There is no shortage of reasons why Detroit is in trouble. Amongst these reasons many point to overzealous labor demands, recent historic highs at the pumps, the credit and financial crises, the ongoing implosion of the housing market and global recession. But all of these reasons fail to acknowledge that for over 30 years, American automakers have lost their competitive advantage and failed to provide consumers with the best cars at the best price.

American automakers are big and that may be part of the problem. In 2007 GM recorded $181.1 billion in sales, which made it the fourth-largest company in America. However despite its impressive sales numbers, GM also holds the distinction of being amongst the most troubled companies in the US. Perhaps the American car giants are too large and too deeply entrenched in an outmoded strategy to make the kind of adaptations required.

Letting the big 3 flounder would have significant consequences for an American economy already in recession. But pouring money into firms with a proven track record of strategic myopia does not make sense either. Saving jobs is entirely desirable, but money must come with strings and Congress should entrust technocrats to determine how this money should be spent.

Under current treasory secretary Paulson, the financial bailouts are as free of obgligations as the unregulated markets they are trying to cover. Thankfully, Congress appears appropriately committed to attaching strings to the automakers request. To ensure that it does more than prop up a dysfunctional business model, the auto industry bailout must be geared towards helping automakers design and build Greener cars that people will buy. They must also develop a more sustainable, long term plan that will make them more competitive going into the future.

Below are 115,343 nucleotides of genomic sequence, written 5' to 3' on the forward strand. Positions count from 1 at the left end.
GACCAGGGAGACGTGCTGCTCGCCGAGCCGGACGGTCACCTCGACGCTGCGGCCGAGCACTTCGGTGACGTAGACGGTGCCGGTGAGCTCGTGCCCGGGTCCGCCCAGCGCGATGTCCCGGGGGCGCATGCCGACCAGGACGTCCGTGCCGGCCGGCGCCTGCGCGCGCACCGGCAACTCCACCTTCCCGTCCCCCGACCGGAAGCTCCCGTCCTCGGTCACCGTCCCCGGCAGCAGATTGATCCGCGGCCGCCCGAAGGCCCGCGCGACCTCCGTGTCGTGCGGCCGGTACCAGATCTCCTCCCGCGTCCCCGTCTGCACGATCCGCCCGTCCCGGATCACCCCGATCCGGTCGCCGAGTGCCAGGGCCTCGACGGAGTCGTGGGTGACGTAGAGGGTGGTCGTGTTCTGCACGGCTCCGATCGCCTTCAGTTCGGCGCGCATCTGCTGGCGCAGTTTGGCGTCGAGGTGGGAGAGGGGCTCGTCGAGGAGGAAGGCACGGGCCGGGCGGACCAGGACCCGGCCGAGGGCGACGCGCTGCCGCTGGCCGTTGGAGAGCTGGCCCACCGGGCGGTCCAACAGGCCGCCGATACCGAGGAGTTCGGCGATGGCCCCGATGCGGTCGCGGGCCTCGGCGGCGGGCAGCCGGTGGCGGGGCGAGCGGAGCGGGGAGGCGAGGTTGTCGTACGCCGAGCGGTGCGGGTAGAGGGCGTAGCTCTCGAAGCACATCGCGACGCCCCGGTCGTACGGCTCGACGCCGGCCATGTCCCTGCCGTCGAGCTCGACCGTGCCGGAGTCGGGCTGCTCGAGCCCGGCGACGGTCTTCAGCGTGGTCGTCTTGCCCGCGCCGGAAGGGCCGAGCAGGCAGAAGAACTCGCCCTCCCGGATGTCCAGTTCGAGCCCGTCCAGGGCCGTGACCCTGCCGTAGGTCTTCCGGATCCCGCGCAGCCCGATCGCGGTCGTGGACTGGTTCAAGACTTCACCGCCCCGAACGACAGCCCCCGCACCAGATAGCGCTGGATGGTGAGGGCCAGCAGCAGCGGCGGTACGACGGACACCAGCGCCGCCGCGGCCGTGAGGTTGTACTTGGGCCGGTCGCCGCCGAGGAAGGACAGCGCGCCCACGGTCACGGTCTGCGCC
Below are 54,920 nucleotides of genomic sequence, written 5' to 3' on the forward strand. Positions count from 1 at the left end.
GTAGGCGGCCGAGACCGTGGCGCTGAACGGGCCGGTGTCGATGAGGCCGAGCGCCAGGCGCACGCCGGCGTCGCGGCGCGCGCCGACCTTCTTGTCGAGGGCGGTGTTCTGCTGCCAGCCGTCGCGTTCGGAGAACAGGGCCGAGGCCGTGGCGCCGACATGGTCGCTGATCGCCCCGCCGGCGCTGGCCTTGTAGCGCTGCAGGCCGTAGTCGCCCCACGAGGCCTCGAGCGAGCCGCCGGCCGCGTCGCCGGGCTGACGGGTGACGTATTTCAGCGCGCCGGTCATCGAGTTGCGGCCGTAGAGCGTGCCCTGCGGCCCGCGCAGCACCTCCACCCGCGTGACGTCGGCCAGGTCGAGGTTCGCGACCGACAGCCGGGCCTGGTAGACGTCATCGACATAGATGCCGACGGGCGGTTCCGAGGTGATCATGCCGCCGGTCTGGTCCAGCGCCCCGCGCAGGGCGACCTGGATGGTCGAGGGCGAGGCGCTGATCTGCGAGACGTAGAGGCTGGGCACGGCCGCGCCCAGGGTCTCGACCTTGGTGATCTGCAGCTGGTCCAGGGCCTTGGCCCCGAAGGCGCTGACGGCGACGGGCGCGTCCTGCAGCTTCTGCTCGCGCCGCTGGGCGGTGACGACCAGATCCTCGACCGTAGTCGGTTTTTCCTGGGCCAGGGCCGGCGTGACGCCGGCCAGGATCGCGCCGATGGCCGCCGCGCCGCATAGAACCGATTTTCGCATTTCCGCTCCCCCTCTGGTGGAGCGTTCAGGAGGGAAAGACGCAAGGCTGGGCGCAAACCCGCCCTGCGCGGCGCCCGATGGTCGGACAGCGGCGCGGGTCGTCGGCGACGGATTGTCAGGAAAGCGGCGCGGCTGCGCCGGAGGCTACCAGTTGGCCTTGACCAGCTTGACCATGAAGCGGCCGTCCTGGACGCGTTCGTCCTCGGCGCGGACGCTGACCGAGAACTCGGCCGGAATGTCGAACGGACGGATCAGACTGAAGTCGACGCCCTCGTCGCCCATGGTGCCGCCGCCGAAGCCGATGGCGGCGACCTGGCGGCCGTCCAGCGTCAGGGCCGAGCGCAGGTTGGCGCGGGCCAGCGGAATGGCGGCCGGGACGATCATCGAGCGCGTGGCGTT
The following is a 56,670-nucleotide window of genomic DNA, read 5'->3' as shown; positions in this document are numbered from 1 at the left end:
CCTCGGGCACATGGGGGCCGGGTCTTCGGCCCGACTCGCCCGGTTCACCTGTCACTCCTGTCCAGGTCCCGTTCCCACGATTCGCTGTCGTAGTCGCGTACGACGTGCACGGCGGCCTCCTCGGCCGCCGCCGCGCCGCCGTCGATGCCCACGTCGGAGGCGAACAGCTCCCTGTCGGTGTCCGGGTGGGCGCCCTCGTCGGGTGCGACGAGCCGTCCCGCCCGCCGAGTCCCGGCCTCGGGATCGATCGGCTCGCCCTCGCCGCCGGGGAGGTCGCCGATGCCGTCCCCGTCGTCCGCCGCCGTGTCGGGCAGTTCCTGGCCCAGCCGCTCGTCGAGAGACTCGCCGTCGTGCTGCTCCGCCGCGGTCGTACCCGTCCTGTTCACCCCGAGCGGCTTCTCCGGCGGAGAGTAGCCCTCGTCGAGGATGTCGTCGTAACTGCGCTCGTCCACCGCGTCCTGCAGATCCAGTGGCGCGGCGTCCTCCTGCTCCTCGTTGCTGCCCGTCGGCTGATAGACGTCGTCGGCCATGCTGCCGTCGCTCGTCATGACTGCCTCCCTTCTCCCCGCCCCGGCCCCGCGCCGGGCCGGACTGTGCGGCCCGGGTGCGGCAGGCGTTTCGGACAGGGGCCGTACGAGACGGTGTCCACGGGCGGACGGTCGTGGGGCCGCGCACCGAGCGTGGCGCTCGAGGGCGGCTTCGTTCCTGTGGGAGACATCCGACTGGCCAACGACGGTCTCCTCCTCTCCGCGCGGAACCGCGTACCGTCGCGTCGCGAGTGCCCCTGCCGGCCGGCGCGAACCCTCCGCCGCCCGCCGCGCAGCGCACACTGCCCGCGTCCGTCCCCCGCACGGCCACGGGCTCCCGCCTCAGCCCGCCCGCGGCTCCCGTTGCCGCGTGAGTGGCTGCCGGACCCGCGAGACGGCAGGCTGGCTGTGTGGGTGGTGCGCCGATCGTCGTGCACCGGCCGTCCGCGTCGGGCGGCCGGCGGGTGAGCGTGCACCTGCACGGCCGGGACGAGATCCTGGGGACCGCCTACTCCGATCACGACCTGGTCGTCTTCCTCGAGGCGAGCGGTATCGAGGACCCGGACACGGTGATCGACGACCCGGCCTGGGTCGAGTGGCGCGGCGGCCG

Despite the importance of the big 3 to the US economy, Detroit should not see a dime of federal financing until there are safeguards that guarantee the money will be used to improve the competitive position of the American automotive industry. We would do well to remember the bailout of Chrysler almost 30 years ago and the energy crisis that preceeded it. Bridge loans are not necessarily a bad idea as long as the American taxpayer does not finance a bridge to nowhere.

The Heartbeat of America in Cardiac Arrest
Efficiency and Auto Industry Bailouts
The Way Forward


Martin Gaudette said...

It is not Board of Directories that will suffer if the Auto Companies close down. It will be the Workers, parts suppliers and their workers, Auto Finance Companies, many other businesses that depend on these Auto Companies. It will be catastrophic not only for the US but it will have a devastating effect on the World.

SBC said...

Although the bankruptcy of any of the big 3 automakers will have a ripple effect throughout the economy, if restructuring is possible and a more viable business model can be implemented I would support the bailout. My hope is that jobs can be created with a viable future. It makes no sense to pour money into an industry that will not (or cannot) alter their present trajectory.

Our free market system works because it rewards successes and punishes failures. Pure Socialism has failed, in large part because it protects industry from competition. I do not see the value of bailing out an industry that cannot compete in the open market. Billions in bailouts that merely postpone the inevitable are of little use to workers or the wider economy.

US automakers have been given a stay of execution. We can only hope that by March new strategic thinking will begin the process of transforming big auto into a more viable and sustainable industry.